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Before the Covid pandemic, the conventional view had been that offices were a necessity, were critical to work productivity and a general hub of activity and connectivity.
There are of course many positives to working from home, the reduced stress and costs of the London rush hour commute, commuting mums and dads now being able to spend more time with their children and of course the disappearance of childcare hustle.
Although certain company giants such as Twitter and BT have announced that staff can choose to come back into the office or continue from home this does not mean that the idea of office life is over. Working from home unfortunately is not equal for all members of staff, the comfortable space to set up a home office will not be possible for all and sitting on your sofa typing away on your laptop is not for everyone. Goldman Sachs boss David Solomon has in fact rejected remote working as a “new normal”, in particular Mr Solomon was worried about young and upcoming staff missing out from direct mentorship. JP Morgan and Barclays have also echoed Mr Solomon’s concerns about working from home.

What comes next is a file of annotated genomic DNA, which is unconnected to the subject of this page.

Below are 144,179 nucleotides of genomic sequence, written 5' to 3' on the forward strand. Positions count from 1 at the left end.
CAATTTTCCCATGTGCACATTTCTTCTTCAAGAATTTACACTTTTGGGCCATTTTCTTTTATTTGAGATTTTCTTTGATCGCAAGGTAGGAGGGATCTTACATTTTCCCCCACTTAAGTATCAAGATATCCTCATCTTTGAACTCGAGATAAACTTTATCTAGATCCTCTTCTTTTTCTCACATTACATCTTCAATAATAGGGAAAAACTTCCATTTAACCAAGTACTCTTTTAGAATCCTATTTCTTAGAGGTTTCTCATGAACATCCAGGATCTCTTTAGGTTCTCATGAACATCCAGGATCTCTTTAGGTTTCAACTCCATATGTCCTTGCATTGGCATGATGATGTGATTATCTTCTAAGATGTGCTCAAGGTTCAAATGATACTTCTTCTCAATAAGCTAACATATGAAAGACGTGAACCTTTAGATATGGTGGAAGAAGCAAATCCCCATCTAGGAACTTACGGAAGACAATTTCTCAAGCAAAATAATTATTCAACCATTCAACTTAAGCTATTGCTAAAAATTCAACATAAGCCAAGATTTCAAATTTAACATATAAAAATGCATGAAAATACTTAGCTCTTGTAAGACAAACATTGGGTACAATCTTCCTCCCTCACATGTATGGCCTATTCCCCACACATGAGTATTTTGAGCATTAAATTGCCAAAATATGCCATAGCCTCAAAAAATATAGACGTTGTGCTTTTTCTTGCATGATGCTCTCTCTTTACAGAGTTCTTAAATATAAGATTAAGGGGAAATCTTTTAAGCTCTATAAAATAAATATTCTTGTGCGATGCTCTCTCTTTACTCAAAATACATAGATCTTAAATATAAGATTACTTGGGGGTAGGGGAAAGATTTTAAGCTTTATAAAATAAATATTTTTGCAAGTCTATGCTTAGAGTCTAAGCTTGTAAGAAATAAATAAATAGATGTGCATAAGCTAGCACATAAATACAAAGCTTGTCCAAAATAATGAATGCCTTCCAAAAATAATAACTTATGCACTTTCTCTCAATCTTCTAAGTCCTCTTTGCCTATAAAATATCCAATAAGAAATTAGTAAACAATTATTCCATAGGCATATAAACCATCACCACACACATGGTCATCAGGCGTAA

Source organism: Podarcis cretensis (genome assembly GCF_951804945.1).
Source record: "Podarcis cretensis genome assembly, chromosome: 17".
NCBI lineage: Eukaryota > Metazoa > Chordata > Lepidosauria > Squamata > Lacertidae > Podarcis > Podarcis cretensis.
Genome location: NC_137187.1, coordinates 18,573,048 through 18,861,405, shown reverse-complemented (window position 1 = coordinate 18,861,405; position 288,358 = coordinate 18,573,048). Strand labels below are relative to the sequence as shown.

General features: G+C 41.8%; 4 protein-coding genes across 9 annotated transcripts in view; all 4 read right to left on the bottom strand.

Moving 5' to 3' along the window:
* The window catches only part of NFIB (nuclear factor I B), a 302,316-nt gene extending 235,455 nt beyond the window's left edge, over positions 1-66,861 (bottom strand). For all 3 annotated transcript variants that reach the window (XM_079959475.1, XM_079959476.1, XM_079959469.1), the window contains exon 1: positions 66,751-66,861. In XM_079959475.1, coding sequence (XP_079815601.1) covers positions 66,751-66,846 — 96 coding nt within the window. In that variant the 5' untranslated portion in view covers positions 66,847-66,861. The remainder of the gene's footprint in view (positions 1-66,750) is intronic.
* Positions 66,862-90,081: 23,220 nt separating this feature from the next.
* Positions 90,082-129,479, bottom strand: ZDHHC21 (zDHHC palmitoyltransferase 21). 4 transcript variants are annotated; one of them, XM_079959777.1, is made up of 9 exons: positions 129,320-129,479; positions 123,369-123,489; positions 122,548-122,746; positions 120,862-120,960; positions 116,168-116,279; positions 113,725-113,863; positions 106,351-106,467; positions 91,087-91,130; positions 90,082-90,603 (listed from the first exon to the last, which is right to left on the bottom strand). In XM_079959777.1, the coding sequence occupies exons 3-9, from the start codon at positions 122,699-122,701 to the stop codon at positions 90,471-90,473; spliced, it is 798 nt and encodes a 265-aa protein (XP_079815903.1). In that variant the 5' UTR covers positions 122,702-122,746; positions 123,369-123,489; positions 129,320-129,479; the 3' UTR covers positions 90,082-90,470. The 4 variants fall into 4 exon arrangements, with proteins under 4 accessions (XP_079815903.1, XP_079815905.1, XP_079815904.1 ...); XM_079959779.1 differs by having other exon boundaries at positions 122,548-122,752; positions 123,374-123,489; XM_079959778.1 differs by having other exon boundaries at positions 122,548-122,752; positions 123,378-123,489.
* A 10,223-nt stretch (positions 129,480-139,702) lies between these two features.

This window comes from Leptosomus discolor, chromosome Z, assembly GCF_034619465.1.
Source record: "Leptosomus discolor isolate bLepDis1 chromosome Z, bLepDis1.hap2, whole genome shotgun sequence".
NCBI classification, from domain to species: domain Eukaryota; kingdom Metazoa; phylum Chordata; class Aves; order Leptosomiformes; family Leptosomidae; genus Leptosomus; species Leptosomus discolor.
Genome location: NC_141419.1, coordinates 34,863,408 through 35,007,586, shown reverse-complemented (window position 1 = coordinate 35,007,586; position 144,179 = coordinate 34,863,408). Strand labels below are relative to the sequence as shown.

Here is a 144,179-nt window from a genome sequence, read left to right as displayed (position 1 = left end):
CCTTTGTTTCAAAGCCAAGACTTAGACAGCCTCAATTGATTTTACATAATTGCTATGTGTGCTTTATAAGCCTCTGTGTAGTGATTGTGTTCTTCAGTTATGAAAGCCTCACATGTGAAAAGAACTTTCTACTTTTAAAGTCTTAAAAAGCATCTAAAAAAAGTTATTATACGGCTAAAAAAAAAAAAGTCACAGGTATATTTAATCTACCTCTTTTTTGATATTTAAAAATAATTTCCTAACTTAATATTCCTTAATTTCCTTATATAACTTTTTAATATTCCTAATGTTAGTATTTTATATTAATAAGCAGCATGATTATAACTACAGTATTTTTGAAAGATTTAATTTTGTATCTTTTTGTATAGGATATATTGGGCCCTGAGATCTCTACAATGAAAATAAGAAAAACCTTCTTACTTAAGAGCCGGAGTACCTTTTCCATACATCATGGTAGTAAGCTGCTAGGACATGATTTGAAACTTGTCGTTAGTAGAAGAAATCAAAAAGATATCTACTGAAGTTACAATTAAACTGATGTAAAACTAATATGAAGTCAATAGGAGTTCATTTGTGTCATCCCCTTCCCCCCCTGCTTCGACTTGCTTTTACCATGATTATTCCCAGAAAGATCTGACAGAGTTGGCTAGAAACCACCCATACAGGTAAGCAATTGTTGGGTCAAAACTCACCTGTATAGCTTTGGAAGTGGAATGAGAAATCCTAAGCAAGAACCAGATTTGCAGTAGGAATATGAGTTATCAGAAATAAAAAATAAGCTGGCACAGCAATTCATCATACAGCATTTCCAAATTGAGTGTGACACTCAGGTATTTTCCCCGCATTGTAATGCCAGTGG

Recent research has showed us that people still want spaces to gather and connect in a workplace and the desire for human interaction that isn’t always gathered from Zoom calls. The research also shows that the physical office plays a crucial role in facilitating collaboration, employee health and wellbeing and in most cases productivity.
Many office workers rely on the office for structure, communication and is needed in achieving the balance between their professional and personal lives. People want to have the opportunity to wear different clothes, see different people and in a lot of cases build lifelong friendships with colleagues.
The current pandemic has given employers the need to rethink the office/work from home balance, but there is without a doubt an essential need for the physical office space. As we slowly start to return to the office, we will, I’m sure newly appreciate the office life that we maybe once took for granted.